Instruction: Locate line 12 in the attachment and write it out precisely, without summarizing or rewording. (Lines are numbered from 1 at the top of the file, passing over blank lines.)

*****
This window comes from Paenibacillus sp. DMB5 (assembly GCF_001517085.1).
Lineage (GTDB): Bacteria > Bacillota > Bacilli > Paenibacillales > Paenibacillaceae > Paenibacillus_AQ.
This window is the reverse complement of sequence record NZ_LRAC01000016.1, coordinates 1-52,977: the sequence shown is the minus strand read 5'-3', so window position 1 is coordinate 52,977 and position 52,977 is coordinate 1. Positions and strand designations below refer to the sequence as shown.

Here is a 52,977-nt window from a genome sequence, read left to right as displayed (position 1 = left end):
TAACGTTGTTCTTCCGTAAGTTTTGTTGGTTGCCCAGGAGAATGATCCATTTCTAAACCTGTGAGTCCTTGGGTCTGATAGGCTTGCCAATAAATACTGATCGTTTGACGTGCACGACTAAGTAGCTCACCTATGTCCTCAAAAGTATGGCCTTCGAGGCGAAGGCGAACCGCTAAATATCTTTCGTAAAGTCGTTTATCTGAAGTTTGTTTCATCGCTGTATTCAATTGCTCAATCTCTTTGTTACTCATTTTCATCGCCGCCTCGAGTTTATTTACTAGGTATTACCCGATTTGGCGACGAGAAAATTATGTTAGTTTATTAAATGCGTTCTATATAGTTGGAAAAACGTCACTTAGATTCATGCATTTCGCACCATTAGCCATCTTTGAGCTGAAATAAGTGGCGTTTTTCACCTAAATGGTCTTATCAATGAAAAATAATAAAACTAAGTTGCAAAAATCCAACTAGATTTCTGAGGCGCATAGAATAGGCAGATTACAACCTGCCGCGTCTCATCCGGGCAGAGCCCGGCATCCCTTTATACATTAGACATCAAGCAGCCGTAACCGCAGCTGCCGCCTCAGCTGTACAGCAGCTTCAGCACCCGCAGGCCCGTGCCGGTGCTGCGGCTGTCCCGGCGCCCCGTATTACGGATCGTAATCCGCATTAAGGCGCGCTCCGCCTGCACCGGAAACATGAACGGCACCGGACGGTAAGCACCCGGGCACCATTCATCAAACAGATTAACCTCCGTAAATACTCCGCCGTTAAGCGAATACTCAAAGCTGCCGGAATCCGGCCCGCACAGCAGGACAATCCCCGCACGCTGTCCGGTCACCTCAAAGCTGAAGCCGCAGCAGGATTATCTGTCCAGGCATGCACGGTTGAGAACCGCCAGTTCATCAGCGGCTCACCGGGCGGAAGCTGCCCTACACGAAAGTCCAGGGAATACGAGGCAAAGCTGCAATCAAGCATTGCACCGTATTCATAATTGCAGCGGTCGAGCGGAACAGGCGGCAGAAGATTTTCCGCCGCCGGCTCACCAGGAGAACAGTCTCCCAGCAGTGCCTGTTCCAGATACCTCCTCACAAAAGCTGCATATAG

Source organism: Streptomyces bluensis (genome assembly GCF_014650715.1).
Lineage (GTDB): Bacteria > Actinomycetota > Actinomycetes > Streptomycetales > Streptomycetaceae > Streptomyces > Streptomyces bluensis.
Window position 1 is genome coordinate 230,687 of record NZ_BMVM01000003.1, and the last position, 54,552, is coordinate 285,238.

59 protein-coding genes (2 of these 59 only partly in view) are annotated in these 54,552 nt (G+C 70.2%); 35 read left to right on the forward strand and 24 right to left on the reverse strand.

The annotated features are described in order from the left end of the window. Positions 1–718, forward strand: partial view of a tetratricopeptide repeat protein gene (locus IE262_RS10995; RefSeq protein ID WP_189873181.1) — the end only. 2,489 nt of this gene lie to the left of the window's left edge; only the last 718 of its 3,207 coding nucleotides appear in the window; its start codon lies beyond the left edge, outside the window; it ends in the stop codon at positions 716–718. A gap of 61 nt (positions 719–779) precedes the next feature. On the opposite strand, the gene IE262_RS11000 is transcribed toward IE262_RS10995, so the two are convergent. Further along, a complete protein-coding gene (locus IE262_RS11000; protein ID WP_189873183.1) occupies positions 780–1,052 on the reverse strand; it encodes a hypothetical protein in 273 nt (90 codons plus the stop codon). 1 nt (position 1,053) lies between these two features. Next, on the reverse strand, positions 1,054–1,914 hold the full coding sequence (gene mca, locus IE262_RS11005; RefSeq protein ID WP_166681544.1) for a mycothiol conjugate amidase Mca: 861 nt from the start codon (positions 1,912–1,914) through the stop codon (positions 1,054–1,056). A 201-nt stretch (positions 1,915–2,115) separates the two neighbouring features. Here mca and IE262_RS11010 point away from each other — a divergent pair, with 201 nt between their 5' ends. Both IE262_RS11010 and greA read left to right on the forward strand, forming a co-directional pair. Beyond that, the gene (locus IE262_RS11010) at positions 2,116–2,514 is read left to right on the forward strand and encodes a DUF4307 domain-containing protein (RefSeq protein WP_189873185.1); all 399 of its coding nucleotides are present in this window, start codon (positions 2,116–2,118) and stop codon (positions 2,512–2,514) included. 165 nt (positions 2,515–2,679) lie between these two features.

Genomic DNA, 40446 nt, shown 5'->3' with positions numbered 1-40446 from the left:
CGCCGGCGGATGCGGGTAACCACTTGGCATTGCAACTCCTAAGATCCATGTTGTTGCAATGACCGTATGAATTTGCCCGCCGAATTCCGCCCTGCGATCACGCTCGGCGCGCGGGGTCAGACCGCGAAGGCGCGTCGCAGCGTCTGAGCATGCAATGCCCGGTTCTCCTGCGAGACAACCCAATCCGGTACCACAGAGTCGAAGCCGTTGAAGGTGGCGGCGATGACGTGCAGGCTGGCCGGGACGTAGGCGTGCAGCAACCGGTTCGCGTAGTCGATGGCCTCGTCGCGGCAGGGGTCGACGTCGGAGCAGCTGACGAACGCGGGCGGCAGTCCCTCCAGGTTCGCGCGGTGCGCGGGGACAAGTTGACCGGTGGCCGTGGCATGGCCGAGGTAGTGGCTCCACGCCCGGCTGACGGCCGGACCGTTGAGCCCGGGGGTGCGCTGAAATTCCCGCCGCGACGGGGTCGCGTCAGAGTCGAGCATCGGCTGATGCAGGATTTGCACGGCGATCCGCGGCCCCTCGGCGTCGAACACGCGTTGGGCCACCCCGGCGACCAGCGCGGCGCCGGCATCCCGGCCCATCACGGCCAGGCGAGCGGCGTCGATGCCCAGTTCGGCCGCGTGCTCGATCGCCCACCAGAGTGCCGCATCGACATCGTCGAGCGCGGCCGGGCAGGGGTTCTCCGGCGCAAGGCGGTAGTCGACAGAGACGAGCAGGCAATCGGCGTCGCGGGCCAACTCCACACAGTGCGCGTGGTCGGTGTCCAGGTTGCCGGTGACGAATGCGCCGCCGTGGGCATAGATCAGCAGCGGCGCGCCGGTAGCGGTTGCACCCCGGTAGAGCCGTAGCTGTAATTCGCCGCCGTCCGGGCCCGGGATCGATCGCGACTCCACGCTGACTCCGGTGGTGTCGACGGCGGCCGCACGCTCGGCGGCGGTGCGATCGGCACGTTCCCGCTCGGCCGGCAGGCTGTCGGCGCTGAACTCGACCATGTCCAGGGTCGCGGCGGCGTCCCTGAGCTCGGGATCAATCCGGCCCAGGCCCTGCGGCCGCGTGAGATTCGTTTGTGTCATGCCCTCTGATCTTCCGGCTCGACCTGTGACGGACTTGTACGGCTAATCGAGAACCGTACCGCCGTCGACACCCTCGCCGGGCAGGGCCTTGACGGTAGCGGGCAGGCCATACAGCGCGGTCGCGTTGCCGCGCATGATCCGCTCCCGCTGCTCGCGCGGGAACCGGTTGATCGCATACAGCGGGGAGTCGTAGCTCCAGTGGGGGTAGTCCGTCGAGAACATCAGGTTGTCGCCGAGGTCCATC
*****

CGCCGGCGGATGCGGGTAACCACTTGGCATTGCAACTCCTAAGATCCATGTTGTTGCAATGACCGTATGAATTTGCCCGCCGAATTCCGCCCTGCGATCACGCTCGGCGCGCGGGGTCAGACCGCGAAGGCGCGTCGCAGCGTCTGAGCATGCAATGCCCGGTTCTCCTGCGAGACAACCCAATCCGGTACCACAGAGTCGAAGCCGTTGAAGGTGGCGGCGATGACGTGCAGGCTGGCCGGGACGTAGGCGTGCAGCAACCGGTTCGCGTAGTCGATGGCCTCGTCGCGGCAGGGGTCGACGTCGGAGCAGCTGACGAACGCGGGCGGCAGTCCCTCCAGGTTCGCGCGGTGCGCGGGGACAAGTTGACCGGTGGCCGTGGCATGGCCGAGGTAGTGGCTCCACGCCCGGCTGACGGCCGGACCGTTGAGCCCGGGGGTGCGCTGAAATTCCCGCCGCGACGGGGTCGCGTCAGAGTCGAGCATCGGCTGATGCAGGATTTGCACGGCGATCCGCGGCCCCTCGGCGTCGAACACGCGTTGGGCCACCCCGGCGACCAGCGCGGCGCCGGCATCCCGGCCCATCACGGCCAGGCGAGCGGCGTCGATGCCCAGTTCGGCCGCGTGCTCGATCGCCCACCAGAGTGCCGCATCGACATCGTCGAGCGCGGCCGGGCAGGGGTTCTCCGGCGCAAGGCGGTAGTCGACAGAGACGAGCAGGCAATCGGCGTCGCGGGCCAACTCCACACAGTGCGCGTGGTCGGTGTCCAGGTTGCCGGTGACGAATGCGCCGCCGTGGGCATAGATCAGCAGCGGCGCGCCGGTAGCGGTTGCACCCCGGTAGAGCCGTAGCTGTAATTCGCCGCCGTCCGGGCCCGGGATCGATCGCGACTCCACGCTGACTCCGGTGGTGTCGACGGCGGCCGCACGCTCGGCGGCGGTGCGATCGGCACGTTCCCGCTCGGCCGGCAGGCTGTCGGCGCTGAACTCGACCATGTCCAGGGTCGCGGCGGCGTCCCTGAGCTCGGGATCAATCCGGCCCAGGCCCTGCGGCCGCGTGAGATTCGTTTGTGTCATGCCCTCTGATCTTCCGGCTCGACCTGTGACGGACTTGTACGGCTAATCGAGAACCGTACCGCCGTCGACACCCTCGCCGGGCAGGGCCTTGACGGTAGCGGGCAGGCCATACAGCGCGGTCGCGTTGCCGCGCATGATCCGCTCCCGCTGCTCGCGCGGGAACCGGTTGATCGCATACAGCGGGGAGTCGTAGCTCCAGTGGGGGTAGTCCGTCGAGAACATCAGGTTGTCGCCGAGGTCCATC